The Covid-19 pandemic has certainly got more Singaporeans into cycling. Now that everyone has more time to spare while working from home (WFH), a foldable bike becomes an obvious choice for a leisure activity. It is convenient to keep at home, for daily commutes and PCN riding. A foldable bike folds and unfolds within seconds. It takes up a small footprint at home and in the office and allows you to take the public transport.
There has been an exponential increase in bicycle sales in Singapore during the pandemic. More people have taken up cycling either as a leisure hobby or for daily bike commuting. To encourage more Singaporeans to adopt an active lifestyle, there are 10-year plans of expanding our Park Connector Network (PCN) which now covers about 440 kilometres in 2020.
World’s densest cycling network
Map of the North Eastern Riverine Loop PCN surrounding Punggol.
Punggol will have an extensive 50 kilometres cycling network when the town is fully completed. When this happens, Punggol can potentially become the world’s densest cycling network with 5.2 kilometres of cycling network per one square kilometre of town area. Currently, Helsinki, the capital of Finland, is the place with the densest cycling network, with a 4.7 kilometres cycling network per one square kilometre of town area.
The Punggol cycling network is not only one of the longest routes in Singapore, it also has dual bicycle racks installed at blocks for easier storage of bicycles. Punggol is already many’s favourite cycling spot. From Waterway Point, passing by Punggol Settlement and Sengkang Riverside Park, cyclists who are familiar with this route are about to celebrate with the extension of this cycling network. With these perks, it will allow more access for residents to pick up an active lifestyle.
Car-free town centre
Tengah Park District, which was launched recently, is touted as Singapore’s first “car-free” town centre. It is located in between Boon Lay and Choa Chu Kang. For residents to walk and cycle safely, roads will be built underneath ground level. This new town centre will include amenities a typical neighbourhood will have, such as an MRT station, polyclinic, sports community centre, retail spaces, eateries, tuition and childcare centres.
This neighbourhood being “car-free” will also encourage residents to adopt a healthier and an active lifestyle. It will also be safer for regular pedestrians and cyclists. This new Tengah Park District is a major step forward in turning our country to be a bike-friendly country. More Singaporeans are expected to take up cycling for leisure and daily commutes with the expansion of the network.
Increase in cycling activities
As we are in the middle of a pandemic, there are significantly more cyclists on the road compared to before. More people have started to pick up cycling. It is one of the activities where you do not have to wear a mask. In a lockdown, cycling is what that gets them out of the house.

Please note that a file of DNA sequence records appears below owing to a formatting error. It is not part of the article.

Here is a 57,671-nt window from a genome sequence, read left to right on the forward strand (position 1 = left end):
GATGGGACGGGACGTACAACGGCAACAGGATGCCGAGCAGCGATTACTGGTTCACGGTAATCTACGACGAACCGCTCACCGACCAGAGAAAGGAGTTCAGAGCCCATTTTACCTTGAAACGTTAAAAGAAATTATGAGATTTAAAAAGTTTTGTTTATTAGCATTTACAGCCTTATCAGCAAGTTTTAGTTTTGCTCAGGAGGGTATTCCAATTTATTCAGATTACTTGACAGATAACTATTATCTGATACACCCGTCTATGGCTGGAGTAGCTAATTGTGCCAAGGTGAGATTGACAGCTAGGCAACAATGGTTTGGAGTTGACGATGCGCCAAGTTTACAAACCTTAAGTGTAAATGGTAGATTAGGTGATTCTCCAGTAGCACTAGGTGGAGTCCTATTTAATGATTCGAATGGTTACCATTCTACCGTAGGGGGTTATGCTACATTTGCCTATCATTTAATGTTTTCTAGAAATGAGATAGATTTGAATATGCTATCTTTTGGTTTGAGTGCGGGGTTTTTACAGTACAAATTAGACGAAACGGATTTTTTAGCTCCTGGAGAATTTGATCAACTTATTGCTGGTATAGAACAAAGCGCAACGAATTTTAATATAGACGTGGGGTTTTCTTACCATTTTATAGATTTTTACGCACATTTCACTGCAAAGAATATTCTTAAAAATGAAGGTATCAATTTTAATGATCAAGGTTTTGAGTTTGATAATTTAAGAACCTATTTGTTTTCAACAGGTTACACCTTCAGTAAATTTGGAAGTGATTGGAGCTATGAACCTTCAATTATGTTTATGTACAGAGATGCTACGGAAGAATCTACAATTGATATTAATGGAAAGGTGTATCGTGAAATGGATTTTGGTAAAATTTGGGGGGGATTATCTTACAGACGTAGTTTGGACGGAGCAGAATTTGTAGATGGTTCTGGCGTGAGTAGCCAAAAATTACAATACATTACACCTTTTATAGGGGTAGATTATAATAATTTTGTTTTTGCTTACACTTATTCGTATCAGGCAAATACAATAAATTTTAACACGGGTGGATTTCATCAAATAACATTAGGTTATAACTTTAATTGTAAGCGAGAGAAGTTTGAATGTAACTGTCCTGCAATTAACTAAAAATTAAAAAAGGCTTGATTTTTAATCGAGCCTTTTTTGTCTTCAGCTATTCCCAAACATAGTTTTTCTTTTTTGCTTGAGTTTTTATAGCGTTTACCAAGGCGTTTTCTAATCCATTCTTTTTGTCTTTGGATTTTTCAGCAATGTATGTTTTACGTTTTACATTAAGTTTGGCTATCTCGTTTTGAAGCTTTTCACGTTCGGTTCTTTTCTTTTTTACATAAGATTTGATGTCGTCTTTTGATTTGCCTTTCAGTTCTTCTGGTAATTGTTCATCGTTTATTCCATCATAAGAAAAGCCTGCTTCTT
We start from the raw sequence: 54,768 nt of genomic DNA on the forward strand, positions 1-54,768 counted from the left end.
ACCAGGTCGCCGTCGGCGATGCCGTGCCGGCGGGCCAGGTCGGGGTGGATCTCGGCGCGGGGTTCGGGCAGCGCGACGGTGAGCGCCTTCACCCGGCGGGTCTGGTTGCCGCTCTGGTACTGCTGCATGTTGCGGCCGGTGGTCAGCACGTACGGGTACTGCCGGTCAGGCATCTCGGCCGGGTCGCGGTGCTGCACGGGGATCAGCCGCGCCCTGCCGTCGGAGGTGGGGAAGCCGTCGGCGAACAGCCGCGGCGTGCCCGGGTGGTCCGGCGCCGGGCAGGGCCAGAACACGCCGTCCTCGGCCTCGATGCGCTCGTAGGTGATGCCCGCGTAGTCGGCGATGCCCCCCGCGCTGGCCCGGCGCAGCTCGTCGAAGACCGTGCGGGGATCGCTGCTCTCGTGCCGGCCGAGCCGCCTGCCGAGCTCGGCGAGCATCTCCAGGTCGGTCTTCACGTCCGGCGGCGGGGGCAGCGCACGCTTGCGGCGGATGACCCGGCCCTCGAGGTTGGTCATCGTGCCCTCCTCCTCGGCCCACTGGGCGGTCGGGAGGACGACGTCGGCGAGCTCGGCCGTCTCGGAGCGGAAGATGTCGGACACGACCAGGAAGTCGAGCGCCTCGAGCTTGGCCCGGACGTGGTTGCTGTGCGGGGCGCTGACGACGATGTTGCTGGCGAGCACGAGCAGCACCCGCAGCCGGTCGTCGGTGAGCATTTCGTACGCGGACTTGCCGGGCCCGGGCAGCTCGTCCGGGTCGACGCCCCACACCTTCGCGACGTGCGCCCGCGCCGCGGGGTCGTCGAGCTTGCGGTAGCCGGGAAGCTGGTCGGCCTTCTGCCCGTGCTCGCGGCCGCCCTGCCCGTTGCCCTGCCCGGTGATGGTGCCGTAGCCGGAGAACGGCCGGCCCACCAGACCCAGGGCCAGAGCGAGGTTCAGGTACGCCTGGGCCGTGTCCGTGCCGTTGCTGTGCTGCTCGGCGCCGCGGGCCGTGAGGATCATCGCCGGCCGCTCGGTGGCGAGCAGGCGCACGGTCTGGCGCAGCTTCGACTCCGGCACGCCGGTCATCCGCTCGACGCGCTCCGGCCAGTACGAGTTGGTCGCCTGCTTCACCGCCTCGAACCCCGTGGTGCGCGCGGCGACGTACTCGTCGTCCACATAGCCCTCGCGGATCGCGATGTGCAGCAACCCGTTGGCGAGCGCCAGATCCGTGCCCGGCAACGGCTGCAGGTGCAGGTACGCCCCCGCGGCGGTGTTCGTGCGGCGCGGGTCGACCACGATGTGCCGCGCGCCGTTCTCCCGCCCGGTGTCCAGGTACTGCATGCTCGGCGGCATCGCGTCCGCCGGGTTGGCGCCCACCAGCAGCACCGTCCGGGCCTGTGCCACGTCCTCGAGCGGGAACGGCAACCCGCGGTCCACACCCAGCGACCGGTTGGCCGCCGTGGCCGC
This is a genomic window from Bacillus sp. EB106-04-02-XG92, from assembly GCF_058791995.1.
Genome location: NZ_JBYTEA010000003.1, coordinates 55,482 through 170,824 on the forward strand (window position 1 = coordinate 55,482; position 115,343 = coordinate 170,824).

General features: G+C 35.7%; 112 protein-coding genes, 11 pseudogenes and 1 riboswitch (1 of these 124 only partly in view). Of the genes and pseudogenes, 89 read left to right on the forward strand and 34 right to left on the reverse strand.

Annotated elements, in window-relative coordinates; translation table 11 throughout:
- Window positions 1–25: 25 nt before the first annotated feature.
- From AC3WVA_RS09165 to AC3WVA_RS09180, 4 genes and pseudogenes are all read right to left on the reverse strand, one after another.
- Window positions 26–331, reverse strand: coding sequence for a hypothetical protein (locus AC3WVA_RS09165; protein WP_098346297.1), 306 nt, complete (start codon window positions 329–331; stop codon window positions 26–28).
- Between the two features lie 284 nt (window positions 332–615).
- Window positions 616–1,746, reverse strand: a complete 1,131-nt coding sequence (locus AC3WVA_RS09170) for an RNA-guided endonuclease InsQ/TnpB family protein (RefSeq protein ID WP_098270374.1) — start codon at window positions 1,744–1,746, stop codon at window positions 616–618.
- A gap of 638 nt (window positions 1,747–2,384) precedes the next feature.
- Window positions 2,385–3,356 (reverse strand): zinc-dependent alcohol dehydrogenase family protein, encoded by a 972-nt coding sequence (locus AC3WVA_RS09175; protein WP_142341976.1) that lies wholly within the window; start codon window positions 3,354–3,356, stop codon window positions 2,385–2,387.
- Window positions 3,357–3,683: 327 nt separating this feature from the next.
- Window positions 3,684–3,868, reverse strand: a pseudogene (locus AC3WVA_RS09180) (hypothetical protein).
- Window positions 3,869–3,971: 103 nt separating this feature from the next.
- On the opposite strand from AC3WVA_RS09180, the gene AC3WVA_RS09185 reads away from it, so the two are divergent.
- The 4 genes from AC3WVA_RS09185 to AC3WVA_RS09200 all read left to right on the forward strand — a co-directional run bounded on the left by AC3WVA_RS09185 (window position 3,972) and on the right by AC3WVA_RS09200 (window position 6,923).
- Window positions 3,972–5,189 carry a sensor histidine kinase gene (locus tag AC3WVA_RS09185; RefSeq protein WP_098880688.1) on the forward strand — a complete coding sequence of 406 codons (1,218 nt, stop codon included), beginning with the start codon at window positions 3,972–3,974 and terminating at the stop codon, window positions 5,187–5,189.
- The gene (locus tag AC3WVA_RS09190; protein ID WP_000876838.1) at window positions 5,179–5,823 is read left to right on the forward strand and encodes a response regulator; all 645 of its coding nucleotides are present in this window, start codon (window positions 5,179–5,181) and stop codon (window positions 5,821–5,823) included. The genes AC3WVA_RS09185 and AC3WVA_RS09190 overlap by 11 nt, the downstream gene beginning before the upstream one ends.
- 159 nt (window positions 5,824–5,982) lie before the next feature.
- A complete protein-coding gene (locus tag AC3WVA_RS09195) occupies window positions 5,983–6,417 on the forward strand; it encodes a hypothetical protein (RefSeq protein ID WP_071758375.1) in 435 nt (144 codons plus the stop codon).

Now, people who work from home have more time to manage their own day. It is easier to find time to cycle. Furthermore, there are people who would prefer to avoid public transport during peak hours. There are undeniably more people who have picked up cycling as an interest or main mode of transport. And yet, cyclists continue to face the issue of sharing footpaths with pedestrians and cycling safety on the road.
For Singapore to truly become a bike-friendly country, it is important for both cyclists and pedestrians to cultivate gracious behaviour on the road and on the PCN. There are instances where cars are oblivious to the presence of cyclists or when the cyclists feel intimidated while cycling on the road. Some pedestrians may not be aware of the different painted lanes on the pavement. Hence, causing some chaos on the path while walking alongside the cyclist.
Singapore’s cycling infrastructure
The infrastructure is what the government has been working on for years already. 700 kilometres of cycling paths including park connectors will be built by 2030. With the increase in the number of cyclists on the road as well as the extension of the PCN, it is important that pedestrians learn to live harmoniously with cyclists, joggers and PMD riders in park connectors. After all, the government has been expanding the network as there is a higher demand for cycling activities recently.
The efforts of pushing for car-lite Singapore are slowly coming true with the many active PCN expansion projects. Apart from the extension of the network, bicycle wheeling ramps have been built along staircases. More bicycle parking facilities have been made available at MRT stations over the past few years. With the measures put in by the government, the next generation of cycling infrastructure is promising.
That is what we can expect in the near future. More people will be encouraged to take up cycling as a daily commute. In 10 years’ time, Singapore will achieve the vision of the National Cycling Plan. Which is to create a cyclist-friendly, well-connected network providing safe and healthy cycling for all.